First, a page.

Right now I am in Rome at Christmastide and will celebrate the Solemnity of the Epiphany at the North American College here, where a new wing of the college will be dedicated by Cardinal Parolin, who will be representing Pope Francis. The college is at capacity enrollment and I have been blessed to spend some time with our seminarians and priests, as well as seminarians from my former dioceses. I am here now because I was supposed to come earlier during a conference on the “complementarity of man and woman” at which Pope Francis gave the opening address. Later my good friend Pastor Rick Warren of Saddleback Church gave a very well received reflection on marriage. However, because of my father’s death I was unable to be present at that time.
This time I have been able to visit the Fratelli Ruffatti factory where great progress is being made on the restoration of the Hazel Wright Organ for the future Christ Cathedral. I want to extend my thanks to all who are generously supporting this aspect of the cathedral renovation , and please pass the word that we are dedicated to the restoration of this historic instrument, whose beauty will draw many to God, and in turn the service of his holy people.
While I was in the north of Italy, I was blessed to meet and visit with the former secretary of Pope Saint John XXIII: Cardinal Loris Capovilla. He is 99 years old and sends his blessing and prayers to our diocese.
One of the highlights of this trip for me was a pilgrimage to the city of Livorno and the parish of Saint Elizabeth Ann Seton. I went with a longtime friend of mine, Monsignor Fred Berardi of New York and a group of seminarians from the North American College. The city of Livorno, and the family of Antonio Filicchi in particular, were instruments of the hand of God in Mother Seton’s journey into full communion with the Catholic Church. When she was able to make her profession of Faith at St. Peter’s Church in Barclay Street in New York, (she was not conditionally re-baptized at the time) it was due in part to the example and care for Elizabeth and her family in Livorno after the death of her husband William Seton. Don Gino Franchi, the pastor for nearly 50 years, has a great devotion to Mother Seton, and saw to the reburial of the remains of William Seton on the Church grounds, because his tomb had nearly been destroyed during the bombing of Livorno during the Second World War.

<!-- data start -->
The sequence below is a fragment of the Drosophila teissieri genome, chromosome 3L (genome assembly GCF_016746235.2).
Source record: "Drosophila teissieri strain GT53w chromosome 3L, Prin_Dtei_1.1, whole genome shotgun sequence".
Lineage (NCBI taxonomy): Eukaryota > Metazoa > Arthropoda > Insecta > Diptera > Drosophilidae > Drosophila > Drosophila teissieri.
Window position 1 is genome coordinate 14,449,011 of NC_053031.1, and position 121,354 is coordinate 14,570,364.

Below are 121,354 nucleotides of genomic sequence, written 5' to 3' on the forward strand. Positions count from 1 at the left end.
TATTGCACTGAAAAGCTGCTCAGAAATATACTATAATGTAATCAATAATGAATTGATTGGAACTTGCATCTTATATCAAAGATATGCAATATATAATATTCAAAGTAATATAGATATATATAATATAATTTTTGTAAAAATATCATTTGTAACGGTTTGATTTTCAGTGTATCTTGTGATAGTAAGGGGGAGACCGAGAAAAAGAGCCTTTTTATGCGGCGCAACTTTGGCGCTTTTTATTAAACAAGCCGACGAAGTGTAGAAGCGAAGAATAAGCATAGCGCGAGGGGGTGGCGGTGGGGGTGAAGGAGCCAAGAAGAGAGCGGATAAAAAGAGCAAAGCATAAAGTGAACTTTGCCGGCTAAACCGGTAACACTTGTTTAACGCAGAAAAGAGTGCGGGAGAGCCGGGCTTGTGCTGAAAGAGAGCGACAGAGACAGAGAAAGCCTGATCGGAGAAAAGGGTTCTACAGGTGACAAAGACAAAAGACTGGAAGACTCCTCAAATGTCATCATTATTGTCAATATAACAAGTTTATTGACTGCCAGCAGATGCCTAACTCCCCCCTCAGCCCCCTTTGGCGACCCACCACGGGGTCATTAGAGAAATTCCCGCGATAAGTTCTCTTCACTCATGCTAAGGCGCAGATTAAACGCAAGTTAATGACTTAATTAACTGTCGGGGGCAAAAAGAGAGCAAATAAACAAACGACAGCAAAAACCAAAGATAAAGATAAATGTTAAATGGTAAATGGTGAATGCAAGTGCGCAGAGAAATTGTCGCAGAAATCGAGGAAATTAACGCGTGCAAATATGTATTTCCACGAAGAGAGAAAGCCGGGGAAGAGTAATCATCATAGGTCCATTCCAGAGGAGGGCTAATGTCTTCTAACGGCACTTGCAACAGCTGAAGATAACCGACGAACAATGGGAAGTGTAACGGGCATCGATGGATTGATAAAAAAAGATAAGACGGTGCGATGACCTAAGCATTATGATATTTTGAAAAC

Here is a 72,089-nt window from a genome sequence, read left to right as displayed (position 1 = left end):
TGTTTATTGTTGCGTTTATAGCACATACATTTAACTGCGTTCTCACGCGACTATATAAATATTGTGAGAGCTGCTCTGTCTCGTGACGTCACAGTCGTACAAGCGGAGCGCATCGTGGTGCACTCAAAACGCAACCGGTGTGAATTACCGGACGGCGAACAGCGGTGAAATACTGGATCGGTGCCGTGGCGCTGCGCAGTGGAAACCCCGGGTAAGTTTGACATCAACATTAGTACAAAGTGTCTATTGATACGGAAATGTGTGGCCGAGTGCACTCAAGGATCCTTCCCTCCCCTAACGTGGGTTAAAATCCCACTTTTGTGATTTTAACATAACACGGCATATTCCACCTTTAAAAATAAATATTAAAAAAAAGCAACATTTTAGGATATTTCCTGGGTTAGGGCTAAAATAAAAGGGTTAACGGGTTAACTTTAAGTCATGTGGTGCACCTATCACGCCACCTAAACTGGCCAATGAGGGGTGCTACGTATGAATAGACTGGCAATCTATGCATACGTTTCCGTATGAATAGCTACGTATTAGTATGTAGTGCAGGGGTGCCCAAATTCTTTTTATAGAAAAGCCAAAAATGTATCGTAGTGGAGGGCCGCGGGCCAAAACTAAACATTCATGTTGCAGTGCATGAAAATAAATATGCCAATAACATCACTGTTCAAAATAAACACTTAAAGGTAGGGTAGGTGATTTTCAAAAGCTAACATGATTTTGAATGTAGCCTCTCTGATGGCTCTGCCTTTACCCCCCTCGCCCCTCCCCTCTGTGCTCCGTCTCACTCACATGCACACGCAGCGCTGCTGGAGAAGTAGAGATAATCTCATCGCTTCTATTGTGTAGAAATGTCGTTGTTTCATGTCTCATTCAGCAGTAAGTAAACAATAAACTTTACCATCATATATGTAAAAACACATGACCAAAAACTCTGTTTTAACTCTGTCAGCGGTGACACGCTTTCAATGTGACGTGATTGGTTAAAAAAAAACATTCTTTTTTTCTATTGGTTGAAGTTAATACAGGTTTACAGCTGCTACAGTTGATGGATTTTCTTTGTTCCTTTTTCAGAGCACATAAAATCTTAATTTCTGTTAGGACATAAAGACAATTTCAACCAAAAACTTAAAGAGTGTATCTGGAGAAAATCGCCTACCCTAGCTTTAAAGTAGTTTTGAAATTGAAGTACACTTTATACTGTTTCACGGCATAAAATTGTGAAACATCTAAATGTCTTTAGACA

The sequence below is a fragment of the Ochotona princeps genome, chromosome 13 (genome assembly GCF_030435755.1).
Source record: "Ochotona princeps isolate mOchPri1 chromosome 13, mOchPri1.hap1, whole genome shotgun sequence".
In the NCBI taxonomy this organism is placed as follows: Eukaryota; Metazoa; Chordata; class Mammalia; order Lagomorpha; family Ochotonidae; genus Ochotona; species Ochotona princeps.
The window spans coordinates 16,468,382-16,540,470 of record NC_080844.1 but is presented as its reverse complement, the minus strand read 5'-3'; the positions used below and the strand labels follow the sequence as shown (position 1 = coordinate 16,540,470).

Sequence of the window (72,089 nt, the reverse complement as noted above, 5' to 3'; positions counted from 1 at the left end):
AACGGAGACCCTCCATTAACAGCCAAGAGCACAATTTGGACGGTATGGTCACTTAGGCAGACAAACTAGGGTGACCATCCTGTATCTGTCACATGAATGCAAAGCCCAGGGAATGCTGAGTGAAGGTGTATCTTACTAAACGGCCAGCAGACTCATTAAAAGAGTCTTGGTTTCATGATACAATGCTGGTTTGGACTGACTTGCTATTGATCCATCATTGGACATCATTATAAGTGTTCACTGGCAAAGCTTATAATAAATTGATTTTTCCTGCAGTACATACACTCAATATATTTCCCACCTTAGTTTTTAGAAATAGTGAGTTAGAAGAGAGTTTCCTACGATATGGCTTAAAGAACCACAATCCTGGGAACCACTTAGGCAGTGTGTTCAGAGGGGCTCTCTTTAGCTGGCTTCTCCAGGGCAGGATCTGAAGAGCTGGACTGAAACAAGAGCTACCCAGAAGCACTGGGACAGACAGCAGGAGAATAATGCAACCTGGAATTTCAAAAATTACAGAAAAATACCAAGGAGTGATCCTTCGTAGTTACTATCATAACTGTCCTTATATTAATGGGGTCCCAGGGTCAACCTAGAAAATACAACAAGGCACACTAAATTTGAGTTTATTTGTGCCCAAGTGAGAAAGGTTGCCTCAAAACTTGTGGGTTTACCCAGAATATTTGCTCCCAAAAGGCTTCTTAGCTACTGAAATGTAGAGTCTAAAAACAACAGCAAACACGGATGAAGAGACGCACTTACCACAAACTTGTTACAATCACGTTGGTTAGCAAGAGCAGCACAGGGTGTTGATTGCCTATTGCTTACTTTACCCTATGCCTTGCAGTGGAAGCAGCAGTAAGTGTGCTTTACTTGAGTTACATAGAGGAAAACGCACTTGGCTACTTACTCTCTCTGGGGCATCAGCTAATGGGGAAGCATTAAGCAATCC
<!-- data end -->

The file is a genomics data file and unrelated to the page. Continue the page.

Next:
We were able to celebrate Saint Elizabeth Ann’s feast day with the parish community. The paintings in the parish church clearly show the heritage of Mother Seton in establishing the Catholic school system in our country. This is especially important as we celebrate Catholic Schools Week later this month, and I will be attending a meeting of the U.S. Bishops’ Committee on Catholic Education later this month at Notre Dame, working to strengthen our commitment to Catholic schools.
Some of the other paintings in the Church also celebrate the commitment of the entire Vincentian family to the service and care of the poor. Evident in these paintings is Blessed Frederick Ozanam, who founded the Society of St. Vincent de Paul. The Vincentian family and the Society of St. Vincent de Paul (of whom we have many here in our diocese) have been providing — and still provide– heroic, hands-on, loving and unsung service to the poor and those on the margins of society.
A very blessed new year,
The Most Reverend Kevin W. Vann, Bishop of Orange